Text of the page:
February 18, 2018

Review By Dan Scheiman

House of Waters is a band that is bending the very fabric of the musical universe as we know it. In terms of creative rhythms, pioneering techniques, unique instruments, and their approach to composition, this band is unparalleled. Max ZT is an absolute wizard on the hammered dulcimer, Moto Fukushima is one of the most versatile and creative bass players I have witnessed to date, and Ignacio Rivas Bixio blends it all together with an impressive drumming style that fits seamlessly to create the wonderful trio that is House of Waters.

The first time I came across these amazing musicians was just about a year ago at the first Ground Up Music Festival in Miami. Within the last two years Michael League (of Snarky Puppy) has proven he knows how to find both unique and virtuoso level musicians to add to his Ground Up family. With each member carrying their own cultural background and extensive educational accomplishments, they bring influences from all over the world to create a brilliant melting pot of Jazz Fusion, World Music, African dance, Irish folk, and Latin influences to name just a few.

I was slightly surprised to find the venue to be set up for seating, but it is understandable knowing much of their fan base is comprised of jazz enthusiasts. I can’t complain about having a perfect view for the entire show either. Nonetheless, I stood in the back so I could move freely without bothering others. With the drum and bass duo of Fukushima and Bixio being just as tight and groove oriented as Hiatus Kaiyote, The Motet, and Tower of Power, there was no way I was going to be able to sit still. The rhythm section casually yet carefully laid down an air tight groove as Max poured emotion from his wonderfully complex instrument. The melodic depth that Max adds to what is already a gorgeous seascape of euphoric music is something that will give you chills to your core.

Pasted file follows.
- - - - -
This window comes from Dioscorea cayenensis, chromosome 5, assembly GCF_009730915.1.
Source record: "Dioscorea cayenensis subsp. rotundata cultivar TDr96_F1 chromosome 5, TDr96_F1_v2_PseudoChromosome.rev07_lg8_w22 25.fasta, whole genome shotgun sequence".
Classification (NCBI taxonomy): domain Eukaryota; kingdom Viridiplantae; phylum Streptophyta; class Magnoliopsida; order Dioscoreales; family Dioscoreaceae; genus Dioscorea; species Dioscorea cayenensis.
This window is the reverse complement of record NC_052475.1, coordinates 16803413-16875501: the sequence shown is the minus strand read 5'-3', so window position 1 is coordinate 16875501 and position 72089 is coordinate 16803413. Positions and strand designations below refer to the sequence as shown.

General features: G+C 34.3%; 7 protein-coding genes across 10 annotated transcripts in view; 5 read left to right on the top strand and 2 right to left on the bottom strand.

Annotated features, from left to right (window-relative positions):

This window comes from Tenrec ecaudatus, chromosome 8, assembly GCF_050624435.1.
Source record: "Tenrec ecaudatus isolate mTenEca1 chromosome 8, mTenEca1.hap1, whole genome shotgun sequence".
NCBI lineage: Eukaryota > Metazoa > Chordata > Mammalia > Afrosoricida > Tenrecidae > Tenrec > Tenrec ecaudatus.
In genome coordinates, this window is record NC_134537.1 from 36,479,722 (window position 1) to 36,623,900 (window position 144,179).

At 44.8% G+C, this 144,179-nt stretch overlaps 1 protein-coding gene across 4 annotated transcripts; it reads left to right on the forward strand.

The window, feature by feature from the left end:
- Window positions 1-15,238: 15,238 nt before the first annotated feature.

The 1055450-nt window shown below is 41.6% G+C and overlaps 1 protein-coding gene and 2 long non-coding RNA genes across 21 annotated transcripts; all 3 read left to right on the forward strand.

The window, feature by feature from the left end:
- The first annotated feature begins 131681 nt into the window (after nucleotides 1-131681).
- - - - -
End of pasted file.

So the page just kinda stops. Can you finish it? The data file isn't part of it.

You see, a little known fact about these gentlemen’s music that isn’t evident until you see them live is that they get insanely heavy as well. While their writing can get a little abrasive melodically and aggressive rhythmically from time to time, the real plunge into the rock, dance, and metal genres happens when they let loose live. The speed, finesse, and pure talent of each member is on par with any of the greatest in the game today, and they are not afraid to showcase that fact in tasteful yet exploratory ways. This band truly has something to offer every music enthusiast, but I cannot stress enough the importance of experiencing them live. Thank you gentlemen for taking the world of music to a place it has never been.

Dan Scheiman With an entirely open and unbiased obsession with music, Dan decided to take the opportunity given to him to share his thoughts for On Stage Review. Having been to hundreds of concerts of a variety of styles and genres over the years, he's no stranger to live music. He has been playing bass guitar for over twelve years now and has been dabbling in vocal work, drums, and piano for almost as long. Growing up listening to metal and industrial then transitioning into jazz and classical, and now having a particular love for funk or anything that grooves; his perspective comes from a well-rounded musical background and some amateur experience as a musician. He has too many favorite bands to list, but some of his favorite live experiences include: Sigur Ros, Porcupine Tree, Papadosio, Tool, The Ocean, Animals As Leaders, Lettuce, and of course, Victor Wooten.